BA Geography / Course details
Year of entry: 2018
Course unit details:
|Unit level||Level 2|
|Teaching period(s)||Semester 2|
|Available as a free choice unit?||Yes|
River catchments represent a fundamental component of our landscapes. The environmental and hydrological processes which operate in river catchments influence important ecosystem services such as water supply, the provision of high water quality, and high (flood) and low flow regulation. The effective management of these systems is dependent on our scientific understanding of these processes and their dynamics. This course covers the key processes controlling catchment hydrology and water quality, and introduces key principles for monitoring and managing catchment systems.
· To develop students’ understanding of river catchment processes.
· To acquaint students with the practical methods employed to evaluate water quality and quantity in hydrological systems.
· To develop an understanding of the causes and effects of water pollution.
· To describe and explain the strategies used to manage river catchment systems.
· To prepare students to undertake an investigation involving river catchment and hydrological processes.
By the end of the course unit, you should have gained:
· Appreciation of the dynamic nature of river catchment hydrology and hydro-chemistry.
· The ability to describe and explain the interactions among the components of the hydrological cycle.
· The ability to describe and explain the major types and effects of water pollution.
· Appreciation of the key pathways for water and pollutants in river systems.
· Understanding of the range of methods employed by catchment researchers and managers to evaluate hydrological processes and water quality.
· Critical scientific insight into contemporary issues of water management in river catchments.
Each week there will be a 2-hour lecture on a key topic, plus a lab- or computer- based practical session. There will also be a one-day fieldtrip towards the end of the course to draw together key themes. Example topics include:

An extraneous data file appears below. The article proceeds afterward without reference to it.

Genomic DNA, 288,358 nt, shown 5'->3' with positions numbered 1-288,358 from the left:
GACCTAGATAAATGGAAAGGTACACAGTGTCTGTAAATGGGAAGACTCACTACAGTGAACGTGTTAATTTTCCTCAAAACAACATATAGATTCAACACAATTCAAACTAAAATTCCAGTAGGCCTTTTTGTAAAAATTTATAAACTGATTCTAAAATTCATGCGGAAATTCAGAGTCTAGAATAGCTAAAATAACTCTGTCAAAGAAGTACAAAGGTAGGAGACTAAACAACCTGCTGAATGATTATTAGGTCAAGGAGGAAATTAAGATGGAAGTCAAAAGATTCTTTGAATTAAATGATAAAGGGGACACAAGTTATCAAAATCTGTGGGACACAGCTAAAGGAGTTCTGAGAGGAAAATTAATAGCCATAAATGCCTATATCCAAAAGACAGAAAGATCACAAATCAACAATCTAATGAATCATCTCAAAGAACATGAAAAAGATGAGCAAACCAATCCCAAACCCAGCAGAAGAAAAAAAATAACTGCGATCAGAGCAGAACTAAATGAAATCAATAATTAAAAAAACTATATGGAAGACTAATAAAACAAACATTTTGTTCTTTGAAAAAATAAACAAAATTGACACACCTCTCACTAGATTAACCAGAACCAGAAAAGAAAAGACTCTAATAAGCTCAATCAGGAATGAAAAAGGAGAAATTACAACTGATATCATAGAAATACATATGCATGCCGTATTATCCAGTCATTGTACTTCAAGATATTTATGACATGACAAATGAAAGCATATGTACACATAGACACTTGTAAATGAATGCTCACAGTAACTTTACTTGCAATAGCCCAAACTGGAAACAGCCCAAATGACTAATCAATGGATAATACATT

· Measuring and monitoring catchment systems
· Runoff production and river discharge
· Sediment dynamics
· Water quality: solutes and sediments
· Catchment management
Teaching and learning methods
The course is delivered through a range of classes including lecture classes with student interaction, seminars, a fieldtrip in the Manchester region, computer-based and laboratory-based practical classes. Students are expected to read widely to support these classes and undertake the support activities indicated for each class. Learning will be supported via the course Blackboard site.
Transferable skills and personal qualities
During this unit, you will be encouraged to develop the following abilities and skills:
- Practical skills for evaluating river catchment processes, including field observation, laboratory skills and the ability to manipulate and analyse environmental datasets.
- Reading, learning and study skills.
- Critically judging and evaluating scientific evidence.
- Abstracting and synthesising ideas and information.
- Developing a reasoned, well-structured argument in written form.
The course will be assessed by a coursework task and an end-of-semester unseen exam.
Feedback will be provided in the following ways during this course unit:
· Written and verbal feedback on the coursework exercise
· Written feedback on examination.
· Verbal feedback through Q&A and discussion within classes and the fieldtrip.
· Verbal feedback on any course unit issue through consultation hours.
· Holden, J. (ed.) (2012). An Introduction to Physical Geography and the Environment. Harlow: Pearson. Second Edition. See Chapter 11 (Catchment Hydrology) pages 307-335.
· Shaw, E.M., Beven, K.J., Chappell, N.A., Lamb, R. (2011) Hydrology in Practice. Spon.
· Ward R.C. and Robinson, M. (2000) Principles of Hydrology. Fourth Edition. London McGraw-Hill.
· Davie, T. (2008) Fundamentals of Hydrology. Second Edition. Routledge: London and New York.
Journal of Hydrology, Hydrology and Earth System Science, Journal of Environment Management, Environmental Science and Policy, Environmental Science and Technology, Environmental Pollution, Science of the Total Environment, Water Air and Soil Pollution.
|Scheduled activity hours|
|Assessment written exam||2|
|Independent study hours|
|Timothy Meadows||Unit coordinator|
|James Rothwell||Unit coordinator|
|Claire Goulsbra||Unit coordinator|